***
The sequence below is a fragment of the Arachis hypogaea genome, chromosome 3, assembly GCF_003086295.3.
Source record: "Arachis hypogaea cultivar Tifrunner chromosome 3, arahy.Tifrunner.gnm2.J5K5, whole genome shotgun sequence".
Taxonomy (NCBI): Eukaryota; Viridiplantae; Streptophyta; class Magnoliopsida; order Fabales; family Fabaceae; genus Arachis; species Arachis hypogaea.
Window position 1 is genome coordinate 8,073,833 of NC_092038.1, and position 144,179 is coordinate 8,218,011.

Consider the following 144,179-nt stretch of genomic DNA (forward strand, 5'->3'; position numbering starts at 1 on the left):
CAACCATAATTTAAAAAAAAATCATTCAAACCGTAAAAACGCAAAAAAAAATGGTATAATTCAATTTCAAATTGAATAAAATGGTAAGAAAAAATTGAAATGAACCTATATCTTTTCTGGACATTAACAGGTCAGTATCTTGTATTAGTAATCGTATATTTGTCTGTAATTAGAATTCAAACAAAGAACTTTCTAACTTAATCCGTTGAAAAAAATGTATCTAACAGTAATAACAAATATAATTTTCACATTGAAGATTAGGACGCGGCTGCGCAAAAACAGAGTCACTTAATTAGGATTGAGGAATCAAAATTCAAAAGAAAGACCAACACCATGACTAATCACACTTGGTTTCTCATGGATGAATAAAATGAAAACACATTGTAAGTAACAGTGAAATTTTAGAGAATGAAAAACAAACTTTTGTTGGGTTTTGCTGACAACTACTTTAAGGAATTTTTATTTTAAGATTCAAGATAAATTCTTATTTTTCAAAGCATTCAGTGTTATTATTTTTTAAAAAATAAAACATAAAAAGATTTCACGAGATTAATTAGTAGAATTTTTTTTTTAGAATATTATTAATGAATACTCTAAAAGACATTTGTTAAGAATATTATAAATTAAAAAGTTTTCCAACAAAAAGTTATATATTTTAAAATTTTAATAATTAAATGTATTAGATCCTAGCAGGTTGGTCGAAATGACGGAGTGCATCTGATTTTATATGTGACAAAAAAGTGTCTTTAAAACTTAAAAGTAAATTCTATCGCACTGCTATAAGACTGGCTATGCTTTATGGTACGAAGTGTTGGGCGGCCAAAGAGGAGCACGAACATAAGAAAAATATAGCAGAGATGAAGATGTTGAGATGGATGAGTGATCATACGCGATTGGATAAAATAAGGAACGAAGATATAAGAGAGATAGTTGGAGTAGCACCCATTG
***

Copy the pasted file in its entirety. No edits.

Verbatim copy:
The sequence below is a fragment of the Arachis hypogaea genome, chromosome 3, assembly GCF_003086295.3.
Source record: "Arachis hypogaea cultivar Tifrunner chromosome 3, arahy.Tifrunner.gnm2.J5K5, whole genome shotgun sequence".
Taxonomy (NCBI): Eukaryota; Viridiplantae; Streptophyta; class Magnoliopsida; order Fabales; family Fabaceae; genus Arachis; species Arachis hypogaea.
Window position 1 is genome coordinate 8,073,833 of NC_092038.1, and position 144,179 is coordinate 8,218,011.

Consider the following 144,179-nt stretch of genomic DNA (forward strand, 5'->3'; position numbering starts at 1 on the left):
CAACCATAATTTAAAAAAAAATCATTCAAACCGTAAAAACGCAAAAAAAAATGGTATAATTCAATTTCAAATTGAATAAAATGGTAAGAAAAAATTGAAATGAACCTATATCTTTTCTGGACATTAACAGGTCAGTATCTTGTATTAGTAATCGTATATTTGTCTGTAATTAGAATTCAAACAAAGAACTTTCTAACTTAATCCGTTGAAAAAAATGTATCTAACAGTAATAACAAATATAATTTTCACATTGAAGATTAGGACGCGGCTGCGCAAAAACAGAGTCACTTAATTAGGATTGAGGAATCAAAATTCAAAAGAAAGACCAACACCATGACTAATCACACTTGGTTTCTCATGGATGAATAAAATGAAAACACATTGTAAGTAACAGTGAAATTTTAGAGAATGAAAAACAAACTTTTGTTGGGTTTTGCTGACAACTACTTTAAGGAATTTTTATTTTAAGATTCAAGATAAATTCTTATTTTTCAAAGCATTCAGTGTTATTATTTTTTAAAAAATAAAACATAAAAAGATTTCACGAGATTAATTAGTAGAATTTTTTTTTTAGAATATTATTAATGAATACTCTAAAAGACATTTGTTAAGAATATTATAAATTAAAAAGTTTTCCAACAAAAAGTTATATATTTTAAAATTTTAATAATTAAATGTATTAGATCCTAGCAGGTTGGTCGAAATGACGGAGTGCATCTGATTTTATATGTGACAAAAAAGTGTCTTTAAAACTTAAAAGTAAATTCTATCGCACTGCTATAAGACTGGCTATGCTTTATGGTACGAAGTGTTGGGCGGCCAAAGAGGAGCACGAACATAAGAAAAATATAGCAGAGATGAAGATGTTGAGATGGATGAGTGATCATACGCGATTGGATAAAATAAGGAACGAAGATATAAGAGAGATAGTTGGAGTAGCACCCATTG